Tour de France 2019
Viviani even enjoyed the services of teammate Julian Alaphilippe, the yellow jersey, with the Frenchman pulling for the QuickStep train as the race entered the final kilometre one day after his sensational solo win at Epernay.
Alaphilippe finished safely in the main pack to retain his 20-second lead over Belgium’s Wout van Aert (Jumbo-Visma), with two more Jumbo riders – the Dutchman Steven Kruijswijk and New Zealander George Bennett – a further five seconds back.
Viviani, who slumped to a fruitless campaign on his home Giro in May, put that slump behind him to join the select group of riders who have notched wins in all three of cycling’s major tours.
“It means a lot,” said the 30-year-old former Sky rider. “I can’t believe it still. It was a big goal of the year. We missed the first chance to put the yellow on. But I think after Julian’s phenomenal ride yesterday, it’s a moment when you switch on the team.
“Today we did a perfect job, you saw how the lead-out did. I just need to thank the team, they were really unbelievable, I just had to in my job in the last one hundred and eight metres, it’s what I can do better if they launch me like that.
“I’m pretty happy. I was missing this win: I won in the Giro and the Vuelta and now in the Tour de France, that means a lot to me.”
Viviani’s win saw the Italian move up to second place in the green jersey standings, 23 points behind early pace-setter Sagan, who is targeting a record seventh win in Paris.
A break of three riders formed from the outset as Frenchman Yoann Offredo made it two from two, darting clear with his Belgian Wanty-Gobert teammate Frederik Backaert and the Swiss veteran Michael Schar (CCC Team).
On a long, flat stage always destined for a bunch sprint, the trio went about their thankless task with admirable professionalism and understandable resignation, quickly building up a lead which hovered around the three-minute mark for much of the afternoon.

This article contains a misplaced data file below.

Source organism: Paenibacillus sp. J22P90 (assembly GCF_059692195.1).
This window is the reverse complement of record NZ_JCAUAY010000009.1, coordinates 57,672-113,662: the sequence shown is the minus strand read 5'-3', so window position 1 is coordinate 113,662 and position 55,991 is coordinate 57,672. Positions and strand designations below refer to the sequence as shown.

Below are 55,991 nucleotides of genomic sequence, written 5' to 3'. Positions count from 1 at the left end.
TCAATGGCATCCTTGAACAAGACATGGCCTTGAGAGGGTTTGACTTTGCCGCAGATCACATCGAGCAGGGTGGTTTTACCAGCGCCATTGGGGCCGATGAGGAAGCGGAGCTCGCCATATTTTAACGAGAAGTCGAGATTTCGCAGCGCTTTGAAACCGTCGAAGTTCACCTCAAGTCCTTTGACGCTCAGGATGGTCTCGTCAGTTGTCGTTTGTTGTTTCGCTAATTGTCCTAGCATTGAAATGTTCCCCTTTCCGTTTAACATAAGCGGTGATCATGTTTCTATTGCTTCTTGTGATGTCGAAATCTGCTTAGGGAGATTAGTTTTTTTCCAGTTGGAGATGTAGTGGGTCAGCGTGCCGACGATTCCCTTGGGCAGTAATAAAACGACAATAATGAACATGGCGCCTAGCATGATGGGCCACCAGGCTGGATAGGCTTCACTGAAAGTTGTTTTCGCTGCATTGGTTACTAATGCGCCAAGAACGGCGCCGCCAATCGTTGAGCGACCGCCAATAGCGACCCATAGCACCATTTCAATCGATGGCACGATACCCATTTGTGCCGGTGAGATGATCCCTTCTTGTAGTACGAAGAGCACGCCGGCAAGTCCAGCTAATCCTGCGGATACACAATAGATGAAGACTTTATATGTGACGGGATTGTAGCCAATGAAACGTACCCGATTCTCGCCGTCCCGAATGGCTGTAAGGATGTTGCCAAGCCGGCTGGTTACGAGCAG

With very little going on, man of the moment Alaphilippe even had time to quiz defending champion Geraint Thomas (Team Ineos) for some yellow jersey tips.
Momentary lapses of concentration accounted for a couple of needless crashes in the peloton, most notably when Frenchman Tony Gallopin (Ag2R-La Mondiale) went down hard on the grass verge along with around half a dozen others.
Schar took the single polka dot point over summit of the Cote de Rosieres before Belgium’s Backaert won the intermediate sprint at Lerouville.
When the peloton came through 1’30” in arrears it was the former Italian champion Viviani who won the sprint for fourth place ahead of compatriot Sonny Colbrelli and the green jersey of Sagan.
The trio’s lead continued to tumble before Offredo called it a day with 30km remaining – leaving his fellow escapees to battle it out for the combativity prize and the right to wear a red number in Stage 5.
And it was the experienced Schar, riding his ninth Tour, who dropped Backaert on the second and final climb of the day, the Cote de Maron – although the CCC Team rider was caught by the Sunweb-led pack before he could add a second KOM point to his name.
Frenchman Lilian Calmejane (Total-Direct Energie) tried his luck with a plucky attack in the final 10km but the 2017 stage winner was swept up without much ado once the sprint trains formed in earnest.
Deceuninck-QuickStep kept their powder dry, however, and it wasn’t until the glowing yellow jersey of Alaphilippe surged to the front with one kilometre remaining that the Belgian team really showed their hand.
With Viviani sitting in the wheel of the experienced Morkov and Richeze, Kristoff made his move and opened up with an early surge to the line. But Viviani had enough zip to power past the Norwegian veteran and hold Ewan and Sagan at bay.
Groenewegen, a double stage winner in 2018, showed signs of his high-speed crash on Saturday, the Dutchman sitting up and almost being caught by his teammate Mike Teunissen, the surprise winner of the opening stage, before the line.
Tomorrow’s stage 5 takes the riders from Saint-Die-des-Vosges to Colmar The race hits the mountains of the Vosges with this undulating 175.5km ride which features four categorised climbs ahead of a flat finish in Colmar. It’s a treat for the breakaway specialists and will keep the GC riders on red alert – although you sense the terrain will be a touch too tricky for the pure sprinters like Viviani.